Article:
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How I solved throttling issues on my Dell G5 5587

As an upgrade at work, I’ve bought a new laptop in the autumn of 2018, a Dell G5 5587 with the following specifications: Intel Core i7–8750H, 16 GB DDR4–2666 RAM, 512 GB NVMe SSD, 1 TB SATA3 SSD. NVIDIA GeForce GTX1060 Max-Q Design 6GB and 4K HDR screen.

As soon as I received it, I’ve noticed that it had horrible throttling issues — CPU would throttle to 0.8 GHz, or GPU would throttle to 0.1 GHz, or both.

I’ve investigated a lot of possibilitiesduring these two years — I’ve changed the motherboard (well actually it was changed under the warranty), I’ve reapplied the thermal paste 3 or 4 times (I usually use Arctic MX-4, more on this below), reinstalled the drivers, updated BIOS several times to the latest version. I used ThrottleStop, Intel XTU, underclocked Turbo clocked, disabled TurboBoost, undervolted cores and cache. Nothing helped. I was blaming this to the poor cooling solution or power limit design, which after boosting, dropped TDP to 15 W from stock 45 W.

At some point, I stumbled upon an article that suggested using GPU overclocking software to increase a thermal limit on GPU, which I gave a try. I increased thermal limit from 78 C to 88 C, and lo and behold — GPU throttling stopped. But CPU still throttled.

I went on Google, and decided to search for alternative thermal paste, as I was under impression that Arctic MX-4 may not be enough. My research led me to Thermal Grizzly Kryonaut, which claimed to have roughly 20% more thermal conductivity than Arctic MX-4.

So, I went ahead and ordered it, along with a bottle of compressed air. As soon as the package arrived, I changed the thermal paste and used compressed air to clean out the radiators behind the fans. There was a lot of dust there…

In the end, I started up my system, ran couple of games for couple of hours. The GPU never went above 70 C, which I thought was amazing.

I just wanted to share this here as I ‘ve stumbled upon a lot of forum / Reddit discussions on the Internet about this topic, and not only for G5 models, but XPS and Inspiron as well.

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Online expense tracker — Part 1 — Setting up access to Gmail

I’ve decided to write a python program that parses my emails from Gmail and finds the emails that contain information about my online spending — online shopping as well as monthly subscriptions.

So this is a series of posts describing how to do it. The content will be updated as I add new posts.

Contents

Part 1

This part is relatively simple, all you need to do is follow this tutorial here https://developers.google.com/gmail/api/quickstart/python
I will outline most important points

Prerequisites

  • Python 2.6 or greater
  • The pip package management tool
  • A Google account with Gmail enabled
    I do recommend using Python 3 and pip3 to get the best and latest

Step 1: Turn on the Gmail API

Click this button to create a new Cloud Platform project and automatically enable the Gmail API
In resulting dialog click DOWNLOAD CLIENT CONFIGURATION and save the file credentials.json to your working directory.

Step 2: Install the Google Client Library

Run the following command to install the library using pip:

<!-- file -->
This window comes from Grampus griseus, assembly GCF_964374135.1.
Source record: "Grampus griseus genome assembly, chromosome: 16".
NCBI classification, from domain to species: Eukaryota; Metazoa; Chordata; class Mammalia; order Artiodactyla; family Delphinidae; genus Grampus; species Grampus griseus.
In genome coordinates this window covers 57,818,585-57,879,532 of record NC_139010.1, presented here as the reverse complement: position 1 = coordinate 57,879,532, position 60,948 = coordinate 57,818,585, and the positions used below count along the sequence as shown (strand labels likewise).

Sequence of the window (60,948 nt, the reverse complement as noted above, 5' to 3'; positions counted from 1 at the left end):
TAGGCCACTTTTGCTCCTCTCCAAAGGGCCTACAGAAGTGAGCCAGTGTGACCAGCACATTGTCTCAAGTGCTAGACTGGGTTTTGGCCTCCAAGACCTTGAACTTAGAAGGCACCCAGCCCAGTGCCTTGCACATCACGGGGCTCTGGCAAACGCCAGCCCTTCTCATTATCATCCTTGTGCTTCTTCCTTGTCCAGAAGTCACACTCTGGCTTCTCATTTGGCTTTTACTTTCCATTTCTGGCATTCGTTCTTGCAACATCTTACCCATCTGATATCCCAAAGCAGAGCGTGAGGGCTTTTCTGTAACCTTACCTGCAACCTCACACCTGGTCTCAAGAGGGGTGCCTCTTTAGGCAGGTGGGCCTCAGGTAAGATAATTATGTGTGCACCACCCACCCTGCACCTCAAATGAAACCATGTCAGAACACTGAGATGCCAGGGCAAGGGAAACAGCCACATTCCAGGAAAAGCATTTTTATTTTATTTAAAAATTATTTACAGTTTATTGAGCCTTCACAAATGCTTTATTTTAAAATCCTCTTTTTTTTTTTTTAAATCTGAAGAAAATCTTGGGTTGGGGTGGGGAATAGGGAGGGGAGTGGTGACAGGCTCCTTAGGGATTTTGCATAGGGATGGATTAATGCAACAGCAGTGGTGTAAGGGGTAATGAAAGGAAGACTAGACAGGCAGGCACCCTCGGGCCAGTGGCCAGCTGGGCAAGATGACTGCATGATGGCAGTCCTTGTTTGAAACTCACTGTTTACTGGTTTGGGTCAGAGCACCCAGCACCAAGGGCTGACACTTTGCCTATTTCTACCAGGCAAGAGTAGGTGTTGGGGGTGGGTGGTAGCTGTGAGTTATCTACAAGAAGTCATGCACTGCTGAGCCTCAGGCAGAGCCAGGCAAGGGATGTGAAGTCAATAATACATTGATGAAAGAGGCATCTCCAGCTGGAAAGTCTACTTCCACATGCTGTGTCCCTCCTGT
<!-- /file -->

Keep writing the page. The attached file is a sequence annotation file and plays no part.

pip install --upgrade google-api-python-client google-auth-httplib2 google-auth-oauthlib

or you can run pip3 instead of pip if you’re using python3

Step 3: Set up the sample

Create a new file with any name in your working directory and copy in the following code:

from __future__ import print_function
import pickle
import os.path
from googleapiclient.discovery import build
from google_auth_oauthlib.flow import InstalledAppFlow
from google.auth.transport.requests import Request# If modifying these scopes, delete the file token.pickle.
SCOPES = ['https://www.googleapis.com/auth/gmail.readonly']def main():
"""Shows basic usage of the Gmail API.
Lists the user's Gmail labels.
"""
creds = None
# The file token.pickle stores the user's access and refresh tokens, and is
# created automatically when the authorization flow completes for the first
# time.
if os.path.exists('token.pickle'):
with open('token.pickle', 'rb') as token:
creds = pickle.load(token)
# If there are no (valid) credentials available, let the user log in.
if not creds or not creds.valid:
if creds and creds.expired and creds.refresh_token:
creds.refresh(Request())
else:
flow = InstalledAppFlow.from_client_secrets_file(
'credentials.json', SCOPES)
creds = flow.run_local_server(port=0)
# Save the credentials for the next run
with open('token.pickle', 'wb') as token:
pickle.dump(creds, token) service = build('gmail', 'v1', credentials=creds) # Call the Gmail API to list labels
results = service.users().labels().list(userId='me').execute()
labels = results.get('labels', []) if not labels:
print('No labels found.')
else:
print('Labels:')
for label in labels:
print(label['name']) # Call the Gmail API to fetch INBOX
results = service.users().messages().list(userId='me', labelIds=['INBOX']).execute()
messages = results.get('messages', [])
for message in messages:
msg = service.users().messages().get(userId='me', id=message['id']).execute()
print(msg['snippet'])
if __name__ == '__main__':
main()

Be aware that by default messages().list returns only the first page (within UI) of your emails. In my case, Gmail is set to show 100 emails per page, so it returns 100 latest emails. If you want to display more, just add maxResults=number after labelIds.

Sources